April 17, 2012

Knit Skirt How-To

Update: I goofed on the yardage!  Updated values include the waistband.

I took the pattern for this knit skirt from a yoga skirt I own.  The pattern and construction are very easy and flattering.  It doesn't have the beautiful drape of Tanit-Isis's gored knit skirt but the economical cut allowed me to sew a camisole from the leftovers :)

Depending on the degree of stretch in your fabric, desired fit, and your measurements, these dimensions can be changed.  I'm waist 71cm, hip 95cm.
Seam allowances of 1.25cm (1/2") and hem allowances of 2.25cm are included.

Fabric: 0.9m/1yd, 120cm/48"+ wide knit
A lightweight jersey with lycra is ideal; to reduce curling don't prewash.
Cut all pieces with the greatest degree of stretch horizontally (around your body).

Waistband: Cut one piece 30cm x 78cm, or two pieces 30 x 40cm and 30 x 41cm
Skirt: Cut two trapezoids as shown below.  I cut the back piece upside down since my print isn't directional.  Your yardage will differ if cutting both skirt pieces right side up.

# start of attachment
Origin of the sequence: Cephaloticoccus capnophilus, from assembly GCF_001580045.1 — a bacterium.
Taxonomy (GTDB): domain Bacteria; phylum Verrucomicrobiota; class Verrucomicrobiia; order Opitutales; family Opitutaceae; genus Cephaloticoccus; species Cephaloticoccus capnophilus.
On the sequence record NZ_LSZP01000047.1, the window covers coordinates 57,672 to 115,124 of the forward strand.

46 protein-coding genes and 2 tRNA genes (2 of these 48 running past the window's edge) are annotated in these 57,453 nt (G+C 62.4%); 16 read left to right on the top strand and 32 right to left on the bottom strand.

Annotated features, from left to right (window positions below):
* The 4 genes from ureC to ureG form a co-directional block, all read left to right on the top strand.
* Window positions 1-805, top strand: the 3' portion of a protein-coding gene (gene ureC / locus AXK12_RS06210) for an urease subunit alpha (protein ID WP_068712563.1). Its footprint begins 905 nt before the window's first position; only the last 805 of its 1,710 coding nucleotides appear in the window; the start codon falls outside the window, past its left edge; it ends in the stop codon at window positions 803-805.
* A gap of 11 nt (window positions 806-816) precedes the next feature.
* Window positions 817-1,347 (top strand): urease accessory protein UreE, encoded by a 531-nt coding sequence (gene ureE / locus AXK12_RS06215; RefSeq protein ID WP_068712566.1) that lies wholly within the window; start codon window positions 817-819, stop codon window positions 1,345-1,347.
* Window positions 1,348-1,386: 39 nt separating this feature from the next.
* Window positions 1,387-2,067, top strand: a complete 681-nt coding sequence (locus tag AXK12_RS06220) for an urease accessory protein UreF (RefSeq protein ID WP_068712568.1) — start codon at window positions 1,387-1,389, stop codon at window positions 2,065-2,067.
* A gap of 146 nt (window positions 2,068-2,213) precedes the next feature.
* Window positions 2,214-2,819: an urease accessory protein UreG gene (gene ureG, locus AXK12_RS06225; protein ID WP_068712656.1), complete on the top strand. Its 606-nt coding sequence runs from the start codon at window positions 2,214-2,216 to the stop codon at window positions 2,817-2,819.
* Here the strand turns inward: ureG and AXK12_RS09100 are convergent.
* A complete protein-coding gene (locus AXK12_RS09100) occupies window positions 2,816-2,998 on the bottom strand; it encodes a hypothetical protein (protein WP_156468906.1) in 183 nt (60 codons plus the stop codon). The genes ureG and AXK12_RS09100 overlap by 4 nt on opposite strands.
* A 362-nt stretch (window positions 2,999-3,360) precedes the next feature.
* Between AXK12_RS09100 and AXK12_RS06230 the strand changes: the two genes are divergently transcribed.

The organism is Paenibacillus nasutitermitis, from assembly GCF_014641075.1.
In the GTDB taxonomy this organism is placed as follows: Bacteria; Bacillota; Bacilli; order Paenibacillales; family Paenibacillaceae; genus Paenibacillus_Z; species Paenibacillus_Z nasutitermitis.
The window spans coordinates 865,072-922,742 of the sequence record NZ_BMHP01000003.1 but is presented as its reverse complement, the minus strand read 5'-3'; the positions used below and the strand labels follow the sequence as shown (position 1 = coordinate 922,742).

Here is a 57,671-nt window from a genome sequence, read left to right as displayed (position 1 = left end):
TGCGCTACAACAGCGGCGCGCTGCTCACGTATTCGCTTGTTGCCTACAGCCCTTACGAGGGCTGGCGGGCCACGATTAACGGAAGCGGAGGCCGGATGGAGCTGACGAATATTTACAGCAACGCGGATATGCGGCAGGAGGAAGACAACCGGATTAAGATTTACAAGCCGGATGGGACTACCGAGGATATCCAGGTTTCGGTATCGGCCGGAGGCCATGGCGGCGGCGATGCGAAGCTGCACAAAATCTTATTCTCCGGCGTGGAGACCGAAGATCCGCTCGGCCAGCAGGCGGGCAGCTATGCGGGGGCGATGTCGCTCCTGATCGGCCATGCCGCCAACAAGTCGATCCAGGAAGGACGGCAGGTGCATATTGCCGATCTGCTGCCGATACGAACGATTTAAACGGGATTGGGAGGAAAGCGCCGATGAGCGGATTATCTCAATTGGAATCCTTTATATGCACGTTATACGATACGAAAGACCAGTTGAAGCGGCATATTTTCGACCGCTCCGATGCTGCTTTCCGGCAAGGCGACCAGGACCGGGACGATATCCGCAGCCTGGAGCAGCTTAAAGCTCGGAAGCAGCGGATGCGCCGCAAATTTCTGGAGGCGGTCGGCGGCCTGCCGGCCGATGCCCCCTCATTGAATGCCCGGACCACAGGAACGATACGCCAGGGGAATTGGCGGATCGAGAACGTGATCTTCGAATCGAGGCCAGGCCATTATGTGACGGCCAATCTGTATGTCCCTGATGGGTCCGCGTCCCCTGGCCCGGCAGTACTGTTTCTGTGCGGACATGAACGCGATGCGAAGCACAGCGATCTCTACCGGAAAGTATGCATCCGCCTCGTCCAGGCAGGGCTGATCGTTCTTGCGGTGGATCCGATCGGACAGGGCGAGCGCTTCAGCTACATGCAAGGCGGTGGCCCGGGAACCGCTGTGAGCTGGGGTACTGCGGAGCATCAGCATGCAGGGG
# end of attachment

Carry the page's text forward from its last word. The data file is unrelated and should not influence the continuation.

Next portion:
*If your fabric is wide enough cut each half of the waistband from the triangular areas top left and bottom right in the diagram.  This will reduce the yardage to 0.6m/yd and make the Earth happy :)

If your fabric is sheer a second identical layer can be used as lining.  Treat both skirt layers as one.  If the lining has less recovery than the skirt fabric trim 2-3cm off the lining and hem separately.

Assembly: Using a narrow zig zag or serger, sew the short ends of the waistband right sides together.  Press open, fold in half lengthwise wrong sides together and press.  The waistband will be worn folded over.

Sew the skirt side seams.  Sew the folded waistband to the skirt's top edge, pinning and matching by quarters to ensure even distribution.  If you cut the waistband in one piece place that seam at center back.  Otherwise sew a piece of ribbon or a label to mark CB.  Press all seam allowances toward the skirt and topstitch.
Try on the skirt to check hem length and evenness.  Trim as needed and serge the hem if desired.  Turn up 2-2.5cm and stitch close to the raw edge.  I used a 3mm long x 2mm wide zig zag; a twin needle or coverstitch would also work well.  


  1. This is lovely and WAY more economical of fabric than my gored knit skirt, which used up two full metres!

    ... now I want to go paw through my knit stash...

    1. Haha, I have to give myself permission to use that much fabric! I love swishy skirts, though, so should start sewing more of them.

  2. What a clever idea! I am also impressed with your technical drawing.

    1. Thank you, I am happy to take credit for what feels like a patterning cheat! I used Google Docs for the drawing and there's a built-in trapezoid shape. My lucky day :)


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